H Alaska Indian Villages, Towns and Settlements

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A complete listing of all the Indian villages, towns and settlements as listed in Handbook of Americans North of Mexico.

Hachimuk. A former Aleut village on Agattu id., Alaska, one of the Near id. group of the Aleutians, now uninhabited.

Hamnulik. A former Aleut village on Agattu id., Alaska, one of the Near id. group of the Aleutians, now uninhabited.

Hanilik. A former Aleut village on Agattu id, Alaska, one of the Near id. group of the Aleutians, now uninhabited.

Hankutchin (river people). A Kutchin tribe on upper Yukon r. below Klondike r., Alaska. They make baskets of tama rack roots with hair and porcupine quills tastefully woven into them. When these are used for cooking, the water is boiled by putting red-hot stones into them. The Hankutchin are noted for their skill in catching large salmon. Gibbs stated that 60 hunters visited Ft Yukon in1854. They still trade at that post. Subdivisions are Katshikotin, Takon, and Tsitoklinotin. Villages are Fetutlin, Johnnys, Nuklako, Tadush, and Tutchonekutchin.

Hapkug. A former Aleut village on Agattu id., Alaska, one of the Near id. group of the Aleutians, now uninhabited.

Henya. A Tlingit tribe on the w. coast of Prince of Wales id., Alaska, between Tlevak narrows and Sumner strait; pop. 300 in 1869, 500 in 1881, 262 in 1890, and about the same in 1900. Their chief town is Klawak; other towns are Shakan and Tuxican. The social divisions of the tribe are Ganahadi, Hlkoayedi, Kakos hit tan, Kuhinedi, Shunkukedi, Takwanedi, and Tanedi. (J. E. S.)

Higtiguk. A former Aleut village on Agattu id., Alaska, one of the Near id. group of the Aleutians, now uninhabited.

Hilksuk. A former Aleut village on Agattu id., Alaska, one of the Near id. group of the Aleutians, now uninhabited.

Hinauhan’s Village. A summer camp of a Stikine chief on Stikine r., Alaska. In 1880, 31 people were there. Petroff in Tenth Census, Alaska, 32, 1884.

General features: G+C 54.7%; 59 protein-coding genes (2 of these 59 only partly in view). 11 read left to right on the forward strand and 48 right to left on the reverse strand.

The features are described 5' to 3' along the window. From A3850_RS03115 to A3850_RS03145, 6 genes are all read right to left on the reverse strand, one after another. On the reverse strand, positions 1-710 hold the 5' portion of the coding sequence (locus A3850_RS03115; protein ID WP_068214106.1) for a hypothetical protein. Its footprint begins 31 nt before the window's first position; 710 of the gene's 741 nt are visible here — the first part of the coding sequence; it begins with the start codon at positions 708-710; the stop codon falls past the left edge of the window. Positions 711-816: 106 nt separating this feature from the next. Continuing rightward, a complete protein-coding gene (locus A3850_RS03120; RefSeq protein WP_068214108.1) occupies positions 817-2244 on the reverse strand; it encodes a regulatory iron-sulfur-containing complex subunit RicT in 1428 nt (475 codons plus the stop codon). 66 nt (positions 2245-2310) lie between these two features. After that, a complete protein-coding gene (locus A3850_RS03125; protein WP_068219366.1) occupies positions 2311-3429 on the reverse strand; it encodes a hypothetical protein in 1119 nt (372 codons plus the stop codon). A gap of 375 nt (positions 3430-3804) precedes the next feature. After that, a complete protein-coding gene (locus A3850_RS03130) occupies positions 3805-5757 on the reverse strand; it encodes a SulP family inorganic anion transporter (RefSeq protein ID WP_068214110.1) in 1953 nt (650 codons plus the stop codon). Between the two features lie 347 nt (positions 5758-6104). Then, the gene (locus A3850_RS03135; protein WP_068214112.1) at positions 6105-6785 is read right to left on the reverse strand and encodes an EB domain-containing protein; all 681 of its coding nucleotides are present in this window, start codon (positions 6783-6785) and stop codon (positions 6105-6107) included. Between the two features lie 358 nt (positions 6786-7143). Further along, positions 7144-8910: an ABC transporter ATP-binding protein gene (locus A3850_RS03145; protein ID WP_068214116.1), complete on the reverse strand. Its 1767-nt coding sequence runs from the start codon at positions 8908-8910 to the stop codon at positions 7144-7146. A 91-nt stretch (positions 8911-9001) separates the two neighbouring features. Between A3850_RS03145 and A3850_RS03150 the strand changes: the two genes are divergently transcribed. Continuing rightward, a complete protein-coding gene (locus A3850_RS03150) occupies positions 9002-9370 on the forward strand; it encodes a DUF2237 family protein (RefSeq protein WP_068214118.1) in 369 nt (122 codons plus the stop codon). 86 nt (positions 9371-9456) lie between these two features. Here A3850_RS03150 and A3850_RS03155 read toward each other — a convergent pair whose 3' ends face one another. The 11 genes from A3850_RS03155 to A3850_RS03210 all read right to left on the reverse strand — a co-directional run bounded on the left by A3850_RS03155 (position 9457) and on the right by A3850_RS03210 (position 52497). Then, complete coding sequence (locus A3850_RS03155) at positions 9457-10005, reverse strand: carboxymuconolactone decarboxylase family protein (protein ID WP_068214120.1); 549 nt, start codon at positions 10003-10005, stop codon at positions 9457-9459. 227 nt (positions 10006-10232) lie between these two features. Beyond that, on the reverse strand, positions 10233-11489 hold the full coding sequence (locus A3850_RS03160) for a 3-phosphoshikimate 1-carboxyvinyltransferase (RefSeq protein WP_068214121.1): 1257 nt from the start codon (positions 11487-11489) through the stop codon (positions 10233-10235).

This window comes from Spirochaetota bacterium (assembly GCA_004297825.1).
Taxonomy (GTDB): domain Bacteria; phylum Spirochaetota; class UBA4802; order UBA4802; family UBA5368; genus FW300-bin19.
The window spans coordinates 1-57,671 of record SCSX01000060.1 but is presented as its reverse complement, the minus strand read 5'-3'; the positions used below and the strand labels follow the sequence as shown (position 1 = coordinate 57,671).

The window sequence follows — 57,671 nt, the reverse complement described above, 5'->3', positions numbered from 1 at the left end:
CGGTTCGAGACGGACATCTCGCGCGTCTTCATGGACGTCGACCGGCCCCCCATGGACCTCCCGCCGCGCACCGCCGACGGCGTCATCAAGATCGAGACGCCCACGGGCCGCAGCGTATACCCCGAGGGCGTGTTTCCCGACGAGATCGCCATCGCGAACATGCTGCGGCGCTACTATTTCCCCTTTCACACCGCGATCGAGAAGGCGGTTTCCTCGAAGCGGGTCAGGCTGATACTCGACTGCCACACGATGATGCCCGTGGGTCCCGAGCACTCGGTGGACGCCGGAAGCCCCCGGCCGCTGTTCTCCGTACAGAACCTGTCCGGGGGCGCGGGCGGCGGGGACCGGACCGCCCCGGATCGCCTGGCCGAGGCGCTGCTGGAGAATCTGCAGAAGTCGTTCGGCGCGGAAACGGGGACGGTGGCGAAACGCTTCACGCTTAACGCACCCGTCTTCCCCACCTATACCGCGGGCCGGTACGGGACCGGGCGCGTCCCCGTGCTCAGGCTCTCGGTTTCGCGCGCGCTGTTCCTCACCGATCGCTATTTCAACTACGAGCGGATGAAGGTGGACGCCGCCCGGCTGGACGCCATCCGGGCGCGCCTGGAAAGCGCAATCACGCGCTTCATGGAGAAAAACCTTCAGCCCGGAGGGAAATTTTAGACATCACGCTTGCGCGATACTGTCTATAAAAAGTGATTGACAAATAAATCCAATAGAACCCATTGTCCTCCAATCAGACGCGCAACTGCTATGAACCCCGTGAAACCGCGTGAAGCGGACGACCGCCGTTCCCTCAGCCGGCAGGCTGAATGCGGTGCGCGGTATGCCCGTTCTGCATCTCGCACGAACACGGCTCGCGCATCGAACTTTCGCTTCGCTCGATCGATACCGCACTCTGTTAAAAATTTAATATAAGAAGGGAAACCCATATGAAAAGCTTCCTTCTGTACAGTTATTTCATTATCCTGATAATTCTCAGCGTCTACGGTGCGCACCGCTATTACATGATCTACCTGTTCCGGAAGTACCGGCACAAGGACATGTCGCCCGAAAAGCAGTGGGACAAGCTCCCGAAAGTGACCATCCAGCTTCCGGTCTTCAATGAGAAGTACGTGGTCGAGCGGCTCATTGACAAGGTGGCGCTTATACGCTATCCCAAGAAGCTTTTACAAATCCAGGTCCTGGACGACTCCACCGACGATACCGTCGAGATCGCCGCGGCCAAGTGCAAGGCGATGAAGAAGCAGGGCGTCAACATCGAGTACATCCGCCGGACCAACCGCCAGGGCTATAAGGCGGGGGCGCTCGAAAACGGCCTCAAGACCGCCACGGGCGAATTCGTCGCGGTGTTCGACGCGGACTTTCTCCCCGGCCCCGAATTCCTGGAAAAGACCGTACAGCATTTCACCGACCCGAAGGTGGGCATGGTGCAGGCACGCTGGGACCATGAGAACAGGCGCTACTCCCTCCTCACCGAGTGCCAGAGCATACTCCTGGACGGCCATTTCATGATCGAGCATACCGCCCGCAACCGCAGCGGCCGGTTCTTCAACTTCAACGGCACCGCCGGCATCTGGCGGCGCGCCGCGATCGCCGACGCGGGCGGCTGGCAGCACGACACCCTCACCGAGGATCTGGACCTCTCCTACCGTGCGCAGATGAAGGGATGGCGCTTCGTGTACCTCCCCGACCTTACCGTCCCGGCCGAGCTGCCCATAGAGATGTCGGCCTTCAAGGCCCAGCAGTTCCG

Hlahayik (Łā′xayík, ‘inside of Hlaha [Łā′xa]‘). A former Yakutat town on Yakutat bay, Alaska, back of an island called Hlaha, whence the name. The Clach-ǎ-jēk of Krause seems to be identical with the town of Yakutat. (J. R. S.)

Hlukkuhoan (ŁAxq!uxo xo-ān, ‘town where people do not sleep much’). A former Tlingit town in Alaska. (J. R. S.)

Hot Springs. A summer camp of the Sitka Indians on Baranoff id, Alaska. There were 26 people there in 1880. Petroff in Tenth Census, Alaska, 32, 1884.

Hukanuwu (XAk da nuwū′. An old Tlingit town on the N. side of Cross sd., Alaska, between the mainland and Chichagof id. Distinct from Kukanuwu. (J. R. S.)

Huna. A Tlingit tribe on Cross sd., Alaska, camping in summer northward to and beyond Lituya bay. Pop. 1,300 in 1870, 908 in 1880, and 592 in 1 890. For 1900 the entire population of (Gaudekan, the chief Huna village, was given as 447. Other towns in their country are Akvetskoe, Hukanuwu, Klughuggue, Kukanuwu, and Tlushashakian. Their social divisions are Chukanedi, Koskedi, Takdentan, and Wushketan.

Hussliakatna. A Koyukukhotana village, of 14 people in 1885, on the right bank of Koyukuk r., Alaska, 2 m. above the s. end of Dall id.

Hutsnuwu (‘grizzly bear fort’) A Tlingit tribe on the w. and s. coasts of Admiralty id., Alaska; pop. estimated at 300 in 1840, and given as 666 in 1880 and 420 in 1890. Their former towns were Angun and Nahltush kan, but they now live at Killisnoo. Their social divisions are Ankakehittan, Daktlawedi, Deshuhittan, Tekoedi, and Wushketan. (J. R. S.)



MLA Source Citation:

Hodge, Frederick Webb, Compiler. The Handbook of American Indians North of Mexico. Bureau of American Ethnology, Government Printing Office. 1906. AccessGenealogy.com. Web. 23 July 2014. http://www.accessgenealogy.com/native/h-alaska-indian-villages-towns-and-settlements.htm - Last updated on Oct 14th, 2013


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